View Issues Subscribe for FREE
A Fresh Perspective

by Lindsey Getz

If you’re moving on or adding on, there are plenty of options to update your home and get it noticed—whether it be the neighbor’s or a buyer’s attention you want.

Whether to stay in an existing home or move somewhere else is not a new question that home­owners face. But the state of the housing industry has certainly changed the answer. We spoke to a number of local experts to weigh in on the trends they’re seeing.

There are a number of reasons people decide to move, one of them being that their current home is no longer suiting their needs. Perhaps it’s too small or out of date. But Janet Cantwell-Papale, a realtor with Long & Foster, says homeowners who love their location—and their school district—are finding that renovations are the way to go. “If you’re already in a great location and you are in the school district you want to be in, then maybe you just want to renovate,” she says. “A lot of people buy for location and, if you already have that, you can always fix the home.”

The trends in the banking industry appear to back this up, as well. Jeremy Shackleford, senior vice president and retail executive, Central New Jersey Region, Susquehanna Bank, reports they’re seeing more mortgage refinancing on current homes than home equity loans. “For us, it appears most homeowners are staying put and more are doing improvements like redoing bathrooms or kitchens—especially if they are able to refinance.”

Eric Meller, CEO, M. Rosenblatt Roofing, also believes many homeowners are choosing to stay in their current homes and renovate them to their liking. “If you have the right contractors, you can do amazing things to an existing home,” he says. “There’s no reason to move.”

Choosing to stay
Renovations to existing homes do appear to be on the rise. “We are finding that many homeowners are choosing to stay in their current homes when they love their neighborhood, aren’t relocating in the near future, and want to stay local,” says Cindy Cipriani, of Cipriani Remodeling Solutions, Inc., in Woodbury. “We have added additions, updated kitchens, and renovated bathrooms for families who thought about moving but, once they looked around, decided to stay put.”

Many homeowners who are staying are still interested in the “staycation” trend (creating a vacation at home). That may mean updates to the backyard to extend living space outdoors and capitalize on the trend of “outdoor living environments.” “People who are staying in their homes want to make them more enjoyable,” says Mike McCool, general manager, Swim-Mor Pools and Spas in Mount Ephraim. “A pool is a great way to do that. The pools we’re building today have a lot more bells and whistles—things like sun shelves, water features and spas. There’s also a lot more attention on design. Everything is custom-shaped and customized to exactly what they want.”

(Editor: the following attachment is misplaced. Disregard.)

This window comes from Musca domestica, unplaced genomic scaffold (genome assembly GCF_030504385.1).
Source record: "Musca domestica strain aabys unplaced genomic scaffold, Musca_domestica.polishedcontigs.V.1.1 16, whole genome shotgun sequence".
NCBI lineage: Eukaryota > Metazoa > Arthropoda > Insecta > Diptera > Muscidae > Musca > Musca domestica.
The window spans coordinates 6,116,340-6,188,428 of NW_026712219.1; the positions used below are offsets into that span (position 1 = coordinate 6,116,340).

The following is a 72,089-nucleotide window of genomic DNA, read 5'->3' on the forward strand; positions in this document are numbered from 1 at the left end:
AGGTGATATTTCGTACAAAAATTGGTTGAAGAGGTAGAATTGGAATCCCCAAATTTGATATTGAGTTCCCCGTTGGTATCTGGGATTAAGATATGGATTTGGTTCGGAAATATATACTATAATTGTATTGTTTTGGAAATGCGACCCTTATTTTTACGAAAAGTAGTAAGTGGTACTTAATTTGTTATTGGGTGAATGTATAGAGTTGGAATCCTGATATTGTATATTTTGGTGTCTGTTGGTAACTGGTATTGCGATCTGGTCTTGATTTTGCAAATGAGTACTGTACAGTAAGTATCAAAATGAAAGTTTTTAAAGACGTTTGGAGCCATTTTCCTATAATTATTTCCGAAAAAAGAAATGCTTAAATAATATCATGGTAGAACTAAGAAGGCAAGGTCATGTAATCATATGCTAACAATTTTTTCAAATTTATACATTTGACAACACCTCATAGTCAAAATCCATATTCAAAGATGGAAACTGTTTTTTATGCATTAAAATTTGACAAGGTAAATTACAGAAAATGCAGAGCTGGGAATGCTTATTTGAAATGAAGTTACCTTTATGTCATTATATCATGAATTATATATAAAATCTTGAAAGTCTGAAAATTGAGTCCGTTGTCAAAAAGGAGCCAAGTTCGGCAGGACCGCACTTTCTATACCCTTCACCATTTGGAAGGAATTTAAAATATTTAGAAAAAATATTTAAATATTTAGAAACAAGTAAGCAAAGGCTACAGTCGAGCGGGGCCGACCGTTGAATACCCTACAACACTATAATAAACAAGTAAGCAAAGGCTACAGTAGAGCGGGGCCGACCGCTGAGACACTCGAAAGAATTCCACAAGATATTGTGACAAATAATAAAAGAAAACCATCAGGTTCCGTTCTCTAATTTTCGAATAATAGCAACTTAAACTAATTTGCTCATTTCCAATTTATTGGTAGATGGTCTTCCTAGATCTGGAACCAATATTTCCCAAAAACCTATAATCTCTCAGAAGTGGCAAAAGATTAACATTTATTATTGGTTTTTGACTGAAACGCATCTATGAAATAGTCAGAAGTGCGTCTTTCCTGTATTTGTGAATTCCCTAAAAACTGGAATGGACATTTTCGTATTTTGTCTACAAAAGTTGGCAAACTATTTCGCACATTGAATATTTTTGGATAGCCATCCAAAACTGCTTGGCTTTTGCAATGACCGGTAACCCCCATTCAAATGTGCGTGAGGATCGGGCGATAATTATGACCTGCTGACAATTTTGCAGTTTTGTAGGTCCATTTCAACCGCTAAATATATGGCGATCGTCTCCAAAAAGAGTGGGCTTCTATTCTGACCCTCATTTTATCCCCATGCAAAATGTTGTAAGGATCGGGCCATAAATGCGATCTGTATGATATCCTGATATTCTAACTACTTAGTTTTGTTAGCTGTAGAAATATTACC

Dan Young, owner of Young’s Landscape Management in Lumberton, points out that outdoor living environments do more than boost curb appeal—they afford the homeowners increased square footage. “A tiered patio, full kitchen or sitting area can create a beautiful, relaxed and comfortable outdoor living space for family and friends to enjoy, holding immeasurable value in extending time together and vacationing right at home.”

A good way to get that backyard vacation is Young’s Y-Turf installed synthetic lawn surfaces, which are a good complement to natural plantings and manmade hardscapes. “Our experts understand the meaning of fun and are skilled at designing one-of-a-kind sporting environments. Ideal for golfers of all levels, synthetic turf provides authentic greens with unparalleled quality, durability and performance regardless of the season. The clean and safe surface is also a perfect play area for kids and pets.”

When it comes to outdoor space, it’s important to call in the experts to configure just the right way to utilize the area.

Christopher Kendzierski, landscape division manager of Eric’s Nursery & Garden Center in Mount Laurel, adds that it’s a common mistake to think that just because there is a large open area on a property, that there is space. “When it pertains to outdoor living, space is not space until it is defined for a purpose,” he says. “Working with natural patterns and topographic features at the concept level of design is the start of maximizing outdoor living space. Design synthesis will refine the shapes for each area and the masterplan will then provide the details within each space. Landscape architects use these tools to generate the personalized plan for your needs.”

Exactly which rooms indoors are selected for updates often has to do with the needs of the current homeowners. Of course kitchens and bathrooms are always popular, but some homeowners may require extra space for the kids to play, making a finished basement a value-added renovation. Master bedroom suites that include a master bath are also a frequently requested large improvement project. “Why enjoy that spa bathroom only once or twice a year on vacation when you can have it every day at home?” Cipriani says.

Preparing to go
But on the other hand, despite these rising trends, not everyone is staying put, as a lot of homeowners are choosing to move because they view this market as a strong opportunity for them. “The interest rates are incredibly low, allowing many people, who might not have bought in the past, to now buy at such great rates,” says Jeanne “Lisa” Wolschina, a realtor with Keller Williams Realty. “Especially for families who are ready for their next bigger home, this is a great opportunity.”